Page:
Don’t be afraid to roast your cauliflower until very golden. A lighter cauliflower will have less flavor than a deeply-browned one. A caramelized exterior means your cauliflower has smoky flavor which provides a nice juxtaposition to the sweet, tender internal flesh.
What are your must-have kitchen tools in the kitchen?
A sheet pan! I love sheet pans—I have about four or five permanently stacked in my oven. I use them for everything. Apart from roasting, they’re great to use for mixing ingredients or for stacking dumplings or wontons (anything you’ll be making in bulk).
My other favorites? A great utility knife (mine is from Tokyo), a good pair of kitchen scissors (my fave is from Material Kitchen), a use-for-everything 10-inch skillet (I love my cast iron from Staub) and chopsticks for cooking, mixing, and whisking. Or really, everything.
What are some other recipes from To Asia, With Love that our readers must try?
I have so many favorites! The Sheet Pan Chow Mein, Life-Changing Udon, Banh Mi Salad, Salt and Pepper Eggplant, Vegan Tantanmen, Soy Sauce Noodles With Fried Eggs. The list goes on…
Thank you Hetty for sharing this recipe with us! For more exclusive recipes from Hetty’s kitchen, subscribe to Hetty’s free monthly newsletter, explore her magazine, Peddler Journal, and check out her accompanying podcast, The House Specials.
Recipe from To Asia, With Love by Hetty McKinnon (Prestel, 2021)
for the cauliflower:
- 1–2 tablespoons gochujang (Korean fermented hot pepper paste)
- ½ cup (125 g) plain yogurt
- Extra-virgin olive oil
- 1 large cauliflower (about 2 ¼ pounds / 1 kg) - can also substitute with a whole cabbage
- 1 lemon, halved
- Handful of chopped parsley leaves
- Handful of cilantro leaves
- 2 tablespoons flaked or slivered almonds, toasted
- Sea salt and black pepper
for the beans:
- 1 pound (450 g) cooked butter beans (about two 14-ounce / 400-g cans, drained) - can substitute with chickpeas, cannelini beans, or lentils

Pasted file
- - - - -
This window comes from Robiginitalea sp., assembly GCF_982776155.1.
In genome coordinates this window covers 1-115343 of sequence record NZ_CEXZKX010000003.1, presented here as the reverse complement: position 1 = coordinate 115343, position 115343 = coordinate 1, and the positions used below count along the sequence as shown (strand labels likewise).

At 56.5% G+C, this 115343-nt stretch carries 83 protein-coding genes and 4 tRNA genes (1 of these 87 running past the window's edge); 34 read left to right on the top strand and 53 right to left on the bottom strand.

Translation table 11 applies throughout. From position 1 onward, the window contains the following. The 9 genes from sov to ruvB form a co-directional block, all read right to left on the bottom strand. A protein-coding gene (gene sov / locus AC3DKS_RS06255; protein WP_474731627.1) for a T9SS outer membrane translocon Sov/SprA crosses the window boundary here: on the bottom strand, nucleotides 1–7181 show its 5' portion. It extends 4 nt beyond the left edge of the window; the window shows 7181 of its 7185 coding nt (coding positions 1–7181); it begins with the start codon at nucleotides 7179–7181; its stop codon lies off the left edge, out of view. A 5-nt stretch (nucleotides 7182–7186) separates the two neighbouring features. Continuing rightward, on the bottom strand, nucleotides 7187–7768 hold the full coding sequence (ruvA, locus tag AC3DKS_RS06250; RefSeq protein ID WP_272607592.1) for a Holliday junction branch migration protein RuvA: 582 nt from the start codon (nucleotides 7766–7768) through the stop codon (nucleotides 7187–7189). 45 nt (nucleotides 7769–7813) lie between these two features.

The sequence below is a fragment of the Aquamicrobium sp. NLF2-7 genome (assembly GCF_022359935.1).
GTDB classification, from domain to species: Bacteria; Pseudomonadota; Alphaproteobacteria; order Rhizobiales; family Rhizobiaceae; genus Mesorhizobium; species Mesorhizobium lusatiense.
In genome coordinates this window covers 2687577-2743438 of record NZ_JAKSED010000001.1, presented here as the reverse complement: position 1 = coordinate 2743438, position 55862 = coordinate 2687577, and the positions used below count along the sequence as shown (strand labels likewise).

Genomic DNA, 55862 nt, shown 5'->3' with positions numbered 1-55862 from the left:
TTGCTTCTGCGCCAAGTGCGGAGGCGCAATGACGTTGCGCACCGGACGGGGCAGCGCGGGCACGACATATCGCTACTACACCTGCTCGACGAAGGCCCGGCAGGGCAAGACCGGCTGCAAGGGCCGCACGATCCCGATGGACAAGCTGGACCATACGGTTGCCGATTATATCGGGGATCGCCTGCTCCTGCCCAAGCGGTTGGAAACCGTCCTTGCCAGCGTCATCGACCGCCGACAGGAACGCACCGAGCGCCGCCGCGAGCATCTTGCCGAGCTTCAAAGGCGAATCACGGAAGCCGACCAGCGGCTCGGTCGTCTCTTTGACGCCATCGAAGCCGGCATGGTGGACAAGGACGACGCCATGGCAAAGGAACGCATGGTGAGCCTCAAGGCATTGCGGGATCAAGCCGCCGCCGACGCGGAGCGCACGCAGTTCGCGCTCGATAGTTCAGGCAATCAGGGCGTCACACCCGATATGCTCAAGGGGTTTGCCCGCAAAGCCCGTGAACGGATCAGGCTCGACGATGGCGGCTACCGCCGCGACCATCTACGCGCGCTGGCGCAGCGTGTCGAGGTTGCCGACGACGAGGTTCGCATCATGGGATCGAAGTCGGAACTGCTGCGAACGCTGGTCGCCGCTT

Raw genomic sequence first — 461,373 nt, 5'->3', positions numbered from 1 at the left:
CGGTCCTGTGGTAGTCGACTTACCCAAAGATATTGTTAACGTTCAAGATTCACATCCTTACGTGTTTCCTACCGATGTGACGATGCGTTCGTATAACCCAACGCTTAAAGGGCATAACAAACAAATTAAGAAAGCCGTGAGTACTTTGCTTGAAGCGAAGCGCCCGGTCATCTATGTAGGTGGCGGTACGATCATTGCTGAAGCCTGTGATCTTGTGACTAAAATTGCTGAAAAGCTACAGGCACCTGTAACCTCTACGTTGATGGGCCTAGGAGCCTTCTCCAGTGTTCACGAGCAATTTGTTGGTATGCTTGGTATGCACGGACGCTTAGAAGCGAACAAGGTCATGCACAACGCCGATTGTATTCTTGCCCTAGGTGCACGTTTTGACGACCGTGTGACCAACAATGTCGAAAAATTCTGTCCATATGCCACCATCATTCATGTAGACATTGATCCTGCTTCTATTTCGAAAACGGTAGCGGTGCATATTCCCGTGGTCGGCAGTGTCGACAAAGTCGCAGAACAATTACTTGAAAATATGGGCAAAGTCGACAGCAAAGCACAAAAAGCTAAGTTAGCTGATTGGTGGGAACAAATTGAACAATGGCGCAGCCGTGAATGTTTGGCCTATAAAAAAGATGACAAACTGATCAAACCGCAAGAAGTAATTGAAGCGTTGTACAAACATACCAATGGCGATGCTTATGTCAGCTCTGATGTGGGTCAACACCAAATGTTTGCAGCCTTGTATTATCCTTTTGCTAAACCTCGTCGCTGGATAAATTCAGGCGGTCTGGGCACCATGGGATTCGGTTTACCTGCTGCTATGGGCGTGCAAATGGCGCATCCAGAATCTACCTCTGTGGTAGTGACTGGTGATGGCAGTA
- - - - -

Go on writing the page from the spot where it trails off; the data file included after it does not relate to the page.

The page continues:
- Extra-virgin olive oil
- 1 garlic clove, finely grated
- 1 teaspoon ground cumin
- 1 teaspoon ground coriander
- ½ teaspoon ground ginger
- Sea salt and black pepper
- Preheat the oven to 425°F (220°C).
- In a small bowl, whisk together the gochujang and yogurt and add a drizzle of oil.
- Remove the outer leaves from the cauliflower and trim the stem so it is flush with the bottom of the cauliflower. Place the cauliflower on a sheet pan, drizzle with oil and season well with sea salt and black pepper.
- Place in the oven and roast for 45–50 minutes until the cauliflower is golden and just about cooked. Remove from the oven, drizzle with more oil and squeeze over the juice of ½ lemon.
- Massage about 2 tablespoons of the gochujang yogurt all over the cauliflower. Return to the oven and roast for another 10–15 minutes until completely tender (the exact cooking time will depend on the size of the cauliflower so check it often).
- Meanwhile, for the smashed roasted butter beans, place the butter beans in a bowl and roughly mash with the back of a fork or a potato masher. You only need to break up some of the beans, not all of them, so the consistency is chunky. Add a good drizzle of oil, along with the garlic and cumin, ground coriander and ginger, then season with sea salt and black pepper and stir to combine. Place the butter beans on a separate sheet pan and roast for 20–30 minutes until crispy and golden.
- To serve, spoon the smashed butter beans onto a large serving plate and place the roasted cauliflower on top. Dollop with the remaining gochujang yogurt, drizzle with some oil and season with sea salt and black pepper. Finish with the parsley, cilantro leaves and almonds and serve with the remaining lemon on the side.